This article is an update on an article written by Allison Benson on short-term letting on 2 April 2020.

Code of conduct shelved

On 3 April 2020 in an unusual move, NSW Government has passed legislation to repeal the in-coming changes to the Fair Trading Regulation 2019 that would have implemented a code of conduct for owners who let their homes for short-term stays. The 3 April decision has not repealed legislation to make changes to the Fair Trading Act 1987 which creates definitions for short-term letting and has not repealed the changes to the Strata Schemes Management Act 2015 that allows owners corporations to pass by-laws to prohibit short-term letting if the lot is not the principal place of residence of the owner or occupier. Both of these changes will still commence on 10 April 2020.

What does this mean?

It means that owners corporation’s will still be able to put in place by-laws to prohibit short-term letting if the lot is not the principal place of residence. It also means that any breach of that by-law will be able to be enforced by the owners corporation by issuing breach of by-law notice and making an application to NSW Civil and Administrative Tribunal for enforcement and fines as provided for under the Strata Schemes Management Act 2015. To this end, owners corporations maintain a degree of power. However, the repeal of the code has substantially hollowed out the regulation of short-term letting under the Fair Trading Act since a breach of the code would have been an offence which was the regulative and deterrent mechanism government and other parties were reliant on. Without the code, there is no offence. And without the code, short-term letting continues (as it was prior to the proposed changes) without specific regulation under the Fair Trading Act.

Short-term letting during Covid-19 – an update for week beginning 6 April 2020

Government directives have clearly stated that people should not be outside of their homes for other than essential reasons, these include for work and education if it cannot be done at home, caring for others, exercise and shopping for essential items. However, for some people, staying away from their home may be essential for instance if due to the current crisis employees need to move to another location temporarily to be able to continue to work. This could happen if they are in a poor internet reception area and they need to have reliable internet to be able to telecommute or, if they are emergency workers needed at another location. We also note there are likely to be a number of tourists and nationals stranded and in need of accommodation because of border closes. It is reported that NSW Minister for Better Regulation, Kevin Anderson said there would be no ban on accommodation letting and, whilst it is not entirely clear, in statements made last week, the need for essential workers to stay away from their homes may have prompted the repeal of the Fair Trading Regulation code of conduct.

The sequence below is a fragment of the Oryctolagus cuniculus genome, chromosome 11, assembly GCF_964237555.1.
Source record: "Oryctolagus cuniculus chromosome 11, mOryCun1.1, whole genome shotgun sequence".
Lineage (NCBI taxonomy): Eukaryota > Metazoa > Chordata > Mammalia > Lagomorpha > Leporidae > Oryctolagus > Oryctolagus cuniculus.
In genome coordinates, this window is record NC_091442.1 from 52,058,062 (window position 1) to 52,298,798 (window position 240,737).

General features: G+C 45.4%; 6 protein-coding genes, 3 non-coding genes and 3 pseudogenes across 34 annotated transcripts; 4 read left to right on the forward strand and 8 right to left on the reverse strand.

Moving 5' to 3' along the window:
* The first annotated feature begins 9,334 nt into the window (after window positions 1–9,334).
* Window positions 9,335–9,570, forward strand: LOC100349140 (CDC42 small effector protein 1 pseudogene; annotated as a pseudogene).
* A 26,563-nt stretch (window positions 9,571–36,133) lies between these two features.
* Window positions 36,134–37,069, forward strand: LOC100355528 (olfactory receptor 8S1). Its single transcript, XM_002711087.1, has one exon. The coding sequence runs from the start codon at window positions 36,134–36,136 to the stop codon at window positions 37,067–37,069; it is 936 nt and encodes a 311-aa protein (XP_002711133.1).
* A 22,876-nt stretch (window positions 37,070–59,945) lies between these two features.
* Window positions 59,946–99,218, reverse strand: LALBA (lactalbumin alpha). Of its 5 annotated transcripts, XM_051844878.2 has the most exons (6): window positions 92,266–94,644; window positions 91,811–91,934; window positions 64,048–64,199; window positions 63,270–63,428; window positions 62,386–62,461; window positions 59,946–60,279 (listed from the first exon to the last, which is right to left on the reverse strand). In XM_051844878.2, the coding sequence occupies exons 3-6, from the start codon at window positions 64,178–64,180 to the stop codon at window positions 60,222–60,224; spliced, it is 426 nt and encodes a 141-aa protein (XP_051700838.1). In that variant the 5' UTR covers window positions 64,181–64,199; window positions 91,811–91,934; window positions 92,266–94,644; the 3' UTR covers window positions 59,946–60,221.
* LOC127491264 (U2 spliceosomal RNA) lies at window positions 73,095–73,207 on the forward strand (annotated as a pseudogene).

Whilst we all grapple which the raft of changes imposed on NSW in the last month including the above, what do the current directives, existing legislation and foreseeable legislative changes mean for owners corporations and short-term letting?

It means that lot owners can let their lots if it is their principal place of residence and the letting is for an essential purpose. They cannot be let to people holidaying or staying away from their home for non-essential purposes. At this stage, being stranded and self-isolating is not an essential service (it may remain to be seen whether self-isolating away from family members is indeed caring for others). It means that owners corporations can pass by-laws to prohibit short-term letting if the lot is not the principal place of residence for the owner or occupier.

If owners corporations wish to take advantage of the incoming changes to short-term letting on 10 April 2020 under the Strata Schemes Management Act 2015, they should amend existing by-laws or draft new by-laws.

Kerin Benson Lawyers can draft a by-law prohibiting to the extent possible short-term letting within your scheme for the fixed fee of $365.00. If you would like a quote or wish to discuss short-term letting for your owners corporation, please get in touch.

Allison Benson’s article on short-term letting and Covid-19 published on 25 March 2020 is available here.

Article authors: GL and AB.